ONCE IN ARIZONA I went jogging down a dirt road that wound through the sagebrush and saguaro cacti, and stumbled upon an eating disorder clinic that caters to the wealthy. I veered off my dusty desert trail onto a groomed cinder track which, I soon discovered, was a twelve-step trail. Signs with motivational slogans such as “Expect a miracle!” lined the trail, and as I continued to jog along I found myself proceeding through each step in the AA-based recovery plan. Placards on the trail urged me to confess that my body is out of control and that I am powerless to control my eating habits. For more than a mile, the trail looped through the further steps, on through the need to depend on friends and a Higher Power. Markers placed beside benches at each of the twelve steps encouraged the participants to rest and reflect on their progress.

The trail ended at a cemetery of tiny carved grave markers. I stopped to read each grave, dripping sweat and panting from the desert heat. “Here lies my fear of intimacy,” someone named Donna had written on September 15, just three days before. She had decorated the tombstone in yellow, red, and blue paint. Others had buried such things as cigarettes, an obsession with chocolate, diet pills, a lack of self-discipline, the need to control others, a habit of lying.

I recognized in the graveyard an echo of Christian terminology: dying to self, crucifying the flesh. I also knew that Donna’s fear of intimacy, three days buried, would someday resurrect. Spiritual powers that hold a person in their grip do not simply disappear, nor do they stay dead.

What do I need to bury? I asked myself. If I attended a spiritual disorder clinic and took this walk each day, how many tombstones would I leave along the trail? And how would it change me to comprehend, truly comprehend, that the Higher Power is actually an inner power, living inside me at this minute? Could that power, God’s own Spirit, keep dead those things—–pride, doubt, selfishness, insensitivity to injustice, lust—–that I have tried to crucify and bury so many times before?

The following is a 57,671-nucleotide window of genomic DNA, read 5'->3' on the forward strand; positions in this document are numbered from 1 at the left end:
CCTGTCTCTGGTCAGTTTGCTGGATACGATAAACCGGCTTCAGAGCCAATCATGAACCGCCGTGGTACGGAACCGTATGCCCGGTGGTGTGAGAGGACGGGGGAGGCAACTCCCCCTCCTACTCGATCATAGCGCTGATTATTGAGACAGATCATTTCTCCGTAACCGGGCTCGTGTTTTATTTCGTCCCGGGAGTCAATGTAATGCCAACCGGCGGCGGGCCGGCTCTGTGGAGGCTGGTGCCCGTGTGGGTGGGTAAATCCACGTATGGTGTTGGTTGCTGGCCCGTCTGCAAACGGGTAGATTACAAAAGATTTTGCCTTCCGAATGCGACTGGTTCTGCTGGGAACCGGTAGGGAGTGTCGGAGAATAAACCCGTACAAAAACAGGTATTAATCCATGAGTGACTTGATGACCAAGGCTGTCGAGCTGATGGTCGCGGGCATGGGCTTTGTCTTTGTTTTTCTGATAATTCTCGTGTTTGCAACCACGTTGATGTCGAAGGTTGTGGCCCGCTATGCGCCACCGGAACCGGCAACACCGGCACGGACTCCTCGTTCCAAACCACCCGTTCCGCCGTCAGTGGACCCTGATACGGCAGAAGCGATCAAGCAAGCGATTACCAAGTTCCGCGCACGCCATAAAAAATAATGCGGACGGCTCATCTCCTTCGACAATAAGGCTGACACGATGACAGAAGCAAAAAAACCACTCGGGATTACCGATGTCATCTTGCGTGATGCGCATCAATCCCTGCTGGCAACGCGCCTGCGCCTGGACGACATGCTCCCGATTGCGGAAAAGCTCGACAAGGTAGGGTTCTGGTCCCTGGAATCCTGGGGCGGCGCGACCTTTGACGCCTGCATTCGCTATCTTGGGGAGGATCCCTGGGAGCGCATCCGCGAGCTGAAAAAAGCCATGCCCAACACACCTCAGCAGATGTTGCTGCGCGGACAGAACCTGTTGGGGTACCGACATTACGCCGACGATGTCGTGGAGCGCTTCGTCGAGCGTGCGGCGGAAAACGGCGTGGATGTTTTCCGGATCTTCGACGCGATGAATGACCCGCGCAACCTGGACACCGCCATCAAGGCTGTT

Richard Mouw of Fuller Seminary recalls being in a meeting with sociologist, Peter Berger. Speaking as a seminary president should, Mouw said that every Christian is called to engage in radical obedience to God’s program of justice, righteousness, and peace.

Berger responded with the observation that I was operating with a rather grandiose notion of radical obedience. Somewhere in a retirement home, he said, there is a Christian woman whose greatest fear in life is that she will make a fool of herself because she will not be able to control her bladder in the cafeteria line. For this woman, the greatest act of radical obedience to Jesus Christ is to place herself in the hands of a loving God every time she goes off to dinner. 

Berger’s point was profound. God calls us to deal with the challenges before us, and often our most “radical” challenges are very “little” ones. The call to radical micro-obedience may mean patiently listening to someone who is boring or irritating, or treating a fellow sinner with a charity that is not easy to muster, or offering detailed advice on a matter that seems trivial to everyone but the person asking for the advice.

C. S. Lewis was surprised to learn that his life after conversion consisted mostly in doing the same things he had done before, only in a new spirit. Eventually he concluded that being a practicing Christian “means that every single act and feeling, every experience, whether pleasant or unpleasant, must be referred to God.” It was a matter of learning to live not for himself but for someone else, in the same way an athlete might devote a game to a coach dying of cancer—–or to a lover.